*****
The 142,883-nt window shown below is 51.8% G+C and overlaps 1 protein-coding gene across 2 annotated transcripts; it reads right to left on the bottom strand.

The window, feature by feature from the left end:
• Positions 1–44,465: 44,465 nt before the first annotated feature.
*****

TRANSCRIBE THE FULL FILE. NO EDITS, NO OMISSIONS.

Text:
The 142,883-nt window shown below is 51.8% G+C and overlaps 1 protein-coding gene across 2 annotated transcripts; it reads right to left on the bottom strand.

The window, feature by feature from the left end:
• Positions 1–44,465: 44,465 nt before the first annotated feature.